When new GDP data come along, it can feel like be hard to know what they mean. But more than most, recent GDP releases have hit headlines as revisions have changed accepted narratives regarding how the UK has fared since the shock of the Covid-19 pandemic.
Why are there so many revisions?
Revisions to (almost all*) national statistics are a fact of life. This is because any attempt at economic measurement requires a trade-off between completeness and timeliness. It is important that we have a good idea about what is going on in terms of economic activity, and so we want to get timely readings. But some information takes time to become available, and so it’s natural that readings change when it’s more complete.
The ONS publishes output-based measures of GDP the month after the period in question, but some of the information such as business costs is not yet available. They then publish quarterly reading which has yet more information, but some administrative data such as self-assessed income tax and corporation tax returns isn’t available until well after the financial year has ended. At that point, the ONS reconciles other measures with the administrative information, which can cause significant revisions.
We could wait until all information is available. But doing so would be very costly. Businesses need information about economic conditions to plan their production schedules and investment decisions. Households need it to set their expectations of what might be coming down the line. The Bank of England uses economic data to understand what interest rates they could set. Governments need to know if the economy is performing well to know whether more or less fiscal action is necessary to achieve their objectives.
And so while immediate readings aren’t perfect, they are useful. But it would not be reasonable to ignore new information when it becomes available. And so that’s where revisions come in.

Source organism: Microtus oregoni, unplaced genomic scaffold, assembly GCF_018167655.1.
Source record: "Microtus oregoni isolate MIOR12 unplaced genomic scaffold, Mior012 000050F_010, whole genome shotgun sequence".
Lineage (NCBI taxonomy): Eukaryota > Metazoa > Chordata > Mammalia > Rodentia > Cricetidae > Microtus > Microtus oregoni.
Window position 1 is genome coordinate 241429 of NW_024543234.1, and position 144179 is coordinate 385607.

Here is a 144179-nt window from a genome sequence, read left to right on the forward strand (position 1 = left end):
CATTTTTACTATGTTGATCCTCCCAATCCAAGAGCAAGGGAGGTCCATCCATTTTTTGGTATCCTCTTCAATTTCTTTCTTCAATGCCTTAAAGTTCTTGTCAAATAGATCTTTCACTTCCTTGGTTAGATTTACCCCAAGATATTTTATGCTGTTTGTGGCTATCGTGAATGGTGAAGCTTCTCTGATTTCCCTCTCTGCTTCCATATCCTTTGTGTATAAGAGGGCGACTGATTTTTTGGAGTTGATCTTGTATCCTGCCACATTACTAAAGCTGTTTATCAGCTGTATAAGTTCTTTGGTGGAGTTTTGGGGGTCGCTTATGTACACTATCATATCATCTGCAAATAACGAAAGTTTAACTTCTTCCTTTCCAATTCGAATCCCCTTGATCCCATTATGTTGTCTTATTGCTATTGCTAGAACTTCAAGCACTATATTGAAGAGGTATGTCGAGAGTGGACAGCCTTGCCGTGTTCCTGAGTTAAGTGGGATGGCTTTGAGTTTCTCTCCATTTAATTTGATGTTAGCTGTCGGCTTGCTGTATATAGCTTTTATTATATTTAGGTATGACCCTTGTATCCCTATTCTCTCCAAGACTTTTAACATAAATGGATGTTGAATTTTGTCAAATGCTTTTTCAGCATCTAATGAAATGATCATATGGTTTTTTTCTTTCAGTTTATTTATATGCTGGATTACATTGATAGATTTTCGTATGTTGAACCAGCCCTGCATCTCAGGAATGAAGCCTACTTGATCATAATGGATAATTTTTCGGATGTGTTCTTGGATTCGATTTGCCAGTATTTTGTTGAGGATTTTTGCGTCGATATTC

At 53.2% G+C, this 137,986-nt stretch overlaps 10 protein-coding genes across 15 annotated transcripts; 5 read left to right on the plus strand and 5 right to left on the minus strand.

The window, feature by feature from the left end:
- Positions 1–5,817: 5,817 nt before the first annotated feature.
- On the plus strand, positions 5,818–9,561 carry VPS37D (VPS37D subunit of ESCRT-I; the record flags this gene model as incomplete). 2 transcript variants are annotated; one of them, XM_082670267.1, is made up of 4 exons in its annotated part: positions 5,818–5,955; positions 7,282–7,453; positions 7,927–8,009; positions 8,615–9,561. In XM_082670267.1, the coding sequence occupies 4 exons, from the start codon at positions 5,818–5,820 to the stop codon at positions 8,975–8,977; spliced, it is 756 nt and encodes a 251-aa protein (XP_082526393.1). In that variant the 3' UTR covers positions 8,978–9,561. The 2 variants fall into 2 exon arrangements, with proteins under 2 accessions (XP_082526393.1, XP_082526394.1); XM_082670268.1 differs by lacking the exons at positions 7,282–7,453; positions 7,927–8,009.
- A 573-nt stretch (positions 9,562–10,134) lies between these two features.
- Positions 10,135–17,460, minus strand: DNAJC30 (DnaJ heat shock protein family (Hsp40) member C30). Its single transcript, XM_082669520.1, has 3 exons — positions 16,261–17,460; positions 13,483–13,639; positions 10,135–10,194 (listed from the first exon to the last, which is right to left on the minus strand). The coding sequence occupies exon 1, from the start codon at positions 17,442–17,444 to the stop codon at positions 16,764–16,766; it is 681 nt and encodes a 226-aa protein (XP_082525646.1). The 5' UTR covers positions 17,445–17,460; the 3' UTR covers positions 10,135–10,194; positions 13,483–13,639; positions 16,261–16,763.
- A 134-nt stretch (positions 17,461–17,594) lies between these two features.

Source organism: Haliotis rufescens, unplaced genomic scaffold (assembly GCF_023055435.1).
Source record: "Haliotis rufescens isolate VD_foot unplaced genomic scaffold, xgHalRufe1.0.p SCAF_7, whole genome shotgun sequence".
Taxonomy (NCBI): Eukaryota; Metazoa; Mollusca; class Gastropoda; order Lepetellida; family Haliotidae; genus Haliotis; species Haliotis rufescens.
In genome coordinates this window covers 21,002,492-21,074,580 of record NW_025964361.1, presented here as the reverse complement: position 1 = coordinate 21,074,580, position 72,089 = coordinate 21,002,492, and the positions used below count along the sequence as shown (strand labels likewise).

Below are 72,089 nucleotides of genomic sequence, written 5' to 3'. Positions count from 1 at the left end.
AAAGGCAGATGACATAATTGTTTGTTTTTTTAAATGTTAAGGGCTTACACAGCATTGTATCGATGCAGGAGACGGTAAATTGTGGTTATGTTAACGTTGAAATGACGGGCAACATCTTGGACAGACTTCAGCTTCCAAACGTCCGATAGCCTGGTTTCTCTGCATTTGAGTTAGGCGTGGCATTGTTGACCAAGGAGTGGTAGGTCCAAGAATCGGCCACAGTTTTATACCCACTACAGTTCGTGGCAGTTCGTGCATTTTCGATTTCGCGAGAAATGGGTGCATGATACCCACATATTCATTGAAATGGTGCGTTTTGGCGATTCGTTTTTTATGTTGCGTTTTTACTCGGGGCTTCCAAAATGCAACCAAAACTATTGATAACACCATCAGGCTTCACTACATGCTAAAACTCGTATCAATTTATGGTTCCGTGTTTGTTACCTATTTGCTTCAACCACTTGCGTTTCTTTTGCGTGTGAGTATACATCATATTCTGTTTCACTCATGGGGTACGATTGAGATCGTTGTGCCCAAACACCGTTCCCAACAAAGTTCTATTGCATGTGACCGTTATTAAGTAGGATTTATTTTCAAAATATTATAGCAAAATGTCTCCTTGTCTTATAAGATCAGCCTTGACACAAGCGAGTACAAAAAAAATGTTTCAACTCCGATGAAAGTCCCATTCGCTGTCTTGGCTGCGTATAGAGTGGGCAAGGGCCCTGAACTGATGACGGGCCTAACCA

You may (if you’re really interested in the minutiae) have read that supply and use tables have been the source of the latest large revision. These are very detailed accounting tables of inputs and outputs by industry and product, and which allow the ONS to track how things are produced. Because of their complexity, they are only updated once a year. Normally this wouldn’t matter as much, but given the large movements in output during 2020 and 2021, changes have a larger effect than in normal times.
* Inflation measures are almost never revised due to ONS policy. For example, CPI has never been revised and would only be so in extremely exceptional circumstances.
Did UK GDP really bounce back faster than France and Germany’s?
One of the main talking points has been how the UK no longer has the slowest recovery from the pandemic of all G7 economies, and how it grew faster than France and Germany. But the reality is more nuanced.
Yes, if you take the latest available UK GDP data and plot it against the latest available French and German GDP, you would infer that the UK economy is now 1.8% larger than it was just before the pandemic, compared with 1.7% for France and just 0.2% for Germany; that UK GDP recovered its pre-pandemic level in quarter 4 of 2021, the same time as France and a quarter earlier than Germany; and that total growth since the trough in quarter 2 of 2020 has been 31.4% in the UK, compared with 23.5% in France and 12.4% in Germany.